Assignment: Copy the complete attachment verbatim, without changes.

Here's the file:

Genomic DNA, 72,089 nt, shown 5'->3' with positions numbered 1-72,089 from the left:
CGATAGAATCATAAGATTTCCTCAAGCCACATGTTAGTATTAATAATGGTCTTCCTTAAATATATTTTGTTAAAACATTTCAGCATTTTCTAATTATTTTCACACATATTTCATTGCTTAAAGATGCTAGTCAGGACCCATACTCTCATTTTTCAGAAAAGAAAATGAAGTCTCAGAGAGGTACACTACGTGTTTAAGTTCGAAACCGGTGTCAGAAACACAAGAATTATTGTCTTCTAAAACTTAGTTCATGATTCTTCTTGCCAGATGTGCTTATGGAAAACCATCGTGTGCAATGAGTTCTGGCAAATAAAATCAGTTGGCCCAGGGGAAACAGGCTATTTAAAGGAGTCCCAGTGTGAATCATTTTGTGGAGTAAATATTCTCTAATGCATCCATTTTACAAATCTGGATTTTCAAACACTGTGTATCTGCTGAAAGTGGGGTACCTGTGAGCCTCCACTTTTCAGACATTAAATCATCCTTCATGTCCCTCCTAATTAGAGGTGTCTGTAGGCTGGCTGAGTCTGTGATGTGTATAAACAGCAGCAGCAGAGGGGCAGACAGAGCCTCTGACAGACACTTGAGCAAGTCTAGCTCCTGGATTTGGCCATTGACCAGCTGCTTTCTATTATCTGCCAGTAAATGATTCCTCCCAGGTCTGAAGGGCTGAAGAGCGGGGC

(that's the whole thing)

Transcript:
Genomic DNA, 72,089 nt, shown 5'->3' with positions numbered 1-72,089 from the left:
CGATAGAATCATAAGATTTCCTCAAGCCACATGTTAGTATTAATAATGGTCTTCCTTAAATATATTTTGTTAAAACATTTCAGCATTTTCTAATTATTTTCACACATATTTCATTGCTTAAAGATGCTAGTCAGGACCCATACTCTCATTTTTCAGAAAAGAAAATGAAGTCTCAGAGAGGTACACTACGTGTTTAAGTTCGAAACCGGTGTCAGAAACACAAGAATTATTGTCTTCTAAAACTTAGTTCATGATTCTTCTTGCCAGATGTGCTTATGGAAAACCATCGTGTGCAATGAGTTCTGGCAAATAAAATCAGTTGGCCCAGGGGAAACAGGCTATTTAAAGGAGTCCCAGTGTGAATCATTTTGTGGAGTAAATATTCTCTAATGCATCCATTTTACAAATCTGGATTTTCAAACACTGTGTATCTGCTGAAAGTGGGGTACCTGTGAGCCTCCACTTTTCAGACATTAAATCATCCTTCATGTCCCTCCTAATTAGAGGTGTCTGTAGGCTGGCTGAGTCTGTGATGTGTATAAACAGCAGCAGCAGAGGGGCAGACAGAGCCTCTGACAGACACTTGAGCAAGTCTAGCTCCTGGATTTGGCCATTGACCAGCTGCTTTCTATTATCTGCCAGTAAATGATTCCTCCCAGGTCTGAAGGGCTGAAGAGCGGGGC